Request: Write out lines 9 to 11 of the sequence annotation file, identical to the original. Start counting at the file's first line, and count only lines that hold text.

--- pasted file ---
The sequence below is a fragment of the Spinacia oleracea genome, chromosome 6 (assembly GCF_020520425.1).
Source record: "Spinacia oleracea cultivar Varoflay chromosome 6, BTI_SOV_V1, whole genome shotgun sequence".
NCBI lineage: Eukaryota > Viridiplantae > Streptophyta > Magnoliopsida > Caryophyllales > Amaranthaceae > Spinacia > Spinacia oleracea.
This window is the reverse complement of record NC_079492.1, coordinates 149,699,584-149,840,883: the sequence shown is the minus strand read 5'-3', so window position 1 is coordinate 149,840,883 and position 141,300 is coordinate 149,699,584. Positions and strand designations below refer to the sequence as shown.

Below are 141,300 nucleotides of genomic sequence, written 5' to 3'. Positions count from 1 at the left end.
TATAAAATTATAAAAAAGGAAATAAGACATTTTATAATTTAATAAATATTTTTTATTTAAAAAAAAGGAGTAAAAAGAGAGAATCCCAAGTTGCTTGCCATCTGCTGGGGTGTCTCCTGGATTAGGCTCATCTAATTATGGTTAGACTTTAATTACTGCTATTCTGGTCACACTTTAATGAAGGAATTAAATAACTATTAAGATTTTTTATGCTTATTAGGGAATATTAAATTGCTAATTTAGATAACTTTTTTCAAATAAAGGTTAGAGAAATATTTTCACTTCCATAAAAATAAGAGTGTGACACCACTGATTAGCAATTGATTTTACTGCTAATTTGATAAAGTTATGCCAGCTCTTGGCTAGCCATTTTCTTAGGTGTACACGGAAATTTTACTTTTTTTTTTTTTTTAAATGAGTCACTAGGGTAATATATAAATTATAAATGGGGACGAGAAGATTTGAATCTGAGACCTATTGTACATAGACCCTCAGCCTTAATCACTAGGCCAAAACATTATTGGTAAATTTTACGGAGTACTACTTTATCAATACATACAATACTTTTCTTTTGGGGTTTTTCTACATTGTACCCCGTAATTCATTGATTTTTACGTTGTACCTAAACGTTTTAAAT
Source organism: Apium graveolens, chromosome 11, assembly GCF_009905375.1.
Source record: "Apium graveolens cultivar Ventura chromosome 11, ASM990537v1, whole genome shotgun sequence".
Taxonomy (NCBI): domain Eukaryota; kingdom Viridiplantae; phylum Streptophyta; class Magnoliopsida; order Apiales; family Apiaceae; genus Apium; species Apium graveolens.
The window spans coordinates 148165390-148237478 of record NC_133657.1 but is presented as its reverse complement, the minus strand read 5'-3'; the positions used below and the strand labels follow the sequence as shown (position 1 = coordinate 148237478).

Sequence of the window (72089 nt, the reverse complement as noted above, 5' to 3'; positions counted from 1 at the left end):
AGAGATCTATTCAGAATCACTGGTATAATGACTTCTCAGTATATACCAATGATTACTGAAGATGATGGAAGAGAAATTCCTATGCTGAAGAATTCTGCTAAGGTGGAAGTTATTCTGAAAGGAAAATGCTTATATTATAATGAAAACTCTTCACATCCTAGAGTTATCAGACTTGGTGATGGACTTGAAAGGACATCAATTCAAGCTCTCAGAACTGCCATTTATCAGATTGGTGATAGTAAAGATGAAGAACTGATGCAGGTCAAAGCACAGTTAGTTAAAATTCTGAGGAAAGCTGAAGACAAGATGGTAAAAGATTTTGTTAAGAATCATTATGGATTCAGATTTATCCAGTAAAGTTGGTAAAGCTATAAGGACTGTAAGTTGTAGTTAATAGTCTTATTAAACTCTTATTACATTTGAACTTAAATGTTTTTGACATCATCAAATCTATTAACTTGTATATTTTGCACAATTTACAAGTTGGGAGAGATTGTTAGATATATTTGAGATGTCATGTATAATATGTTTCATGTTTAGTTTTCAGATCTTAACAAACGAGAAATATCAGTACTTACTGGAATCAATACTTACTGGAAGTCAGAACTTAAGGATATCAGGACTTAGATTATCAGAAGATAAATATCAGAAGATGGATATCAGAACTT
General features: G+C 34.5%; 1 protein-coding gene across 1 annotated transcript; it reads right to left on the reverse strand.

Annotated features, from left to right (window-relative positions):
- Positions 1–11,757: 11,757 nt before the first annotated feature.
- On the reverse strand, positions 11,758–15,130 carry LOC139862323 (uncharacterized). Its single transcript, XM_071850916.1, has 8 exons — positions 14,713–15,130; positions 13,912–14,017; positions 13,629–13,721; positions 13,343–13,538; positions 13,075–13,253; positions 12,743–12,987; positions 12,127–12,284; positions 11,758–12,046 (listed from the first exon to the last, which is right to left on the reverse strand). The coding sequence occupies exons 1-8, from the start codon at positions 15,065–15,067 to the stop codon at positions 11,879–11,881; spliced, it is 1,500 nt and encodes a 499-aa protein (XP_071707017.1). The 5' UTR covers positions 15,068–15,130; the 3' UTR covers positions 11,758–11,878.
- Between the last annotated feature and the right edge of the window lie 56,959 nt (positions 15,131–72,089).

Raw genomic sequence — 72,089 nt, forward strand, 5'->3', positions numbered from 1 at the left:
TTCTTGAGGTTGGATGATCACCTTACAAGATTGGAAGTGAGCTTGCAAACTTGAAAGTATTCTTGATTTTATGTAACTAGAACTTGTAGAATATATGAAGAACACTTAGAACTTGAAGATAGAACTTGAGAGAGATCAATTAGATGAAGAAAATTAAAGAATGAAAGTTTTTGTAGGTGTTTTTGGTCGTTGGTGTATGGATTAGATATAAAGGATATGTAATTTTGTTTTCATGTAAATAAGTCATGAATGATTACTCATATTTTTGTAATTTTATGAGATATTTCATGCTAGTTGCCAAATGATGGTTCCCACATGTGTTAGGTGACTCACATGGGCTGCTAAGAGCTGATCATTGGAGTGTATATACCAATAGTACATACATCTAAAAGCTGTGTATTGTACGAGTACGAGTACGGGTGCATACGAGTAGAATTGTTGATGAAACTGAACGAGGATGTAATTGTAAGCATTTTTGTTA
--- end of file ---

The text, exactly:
Taxonomy (NCBI): domain Eukaryota; kingdom Viridiplantae; phylum Streptophyta; class Magnoliopsida; order Apiales; family Apiaceae; genus Apium; species Apium graveolens.
The window spans coordinates 148165390-148237478 of record NC_133657.1 but is presented as its reverse complement, the minus strand read 5'-3'; the positions used below and the strand labels follow the sequence as shown (position 1 = coordinate 148237478).

Sequence of the window (72089 nt, the reverse complement as noted above, 5' to 3'; positions counted from 1 at the left end):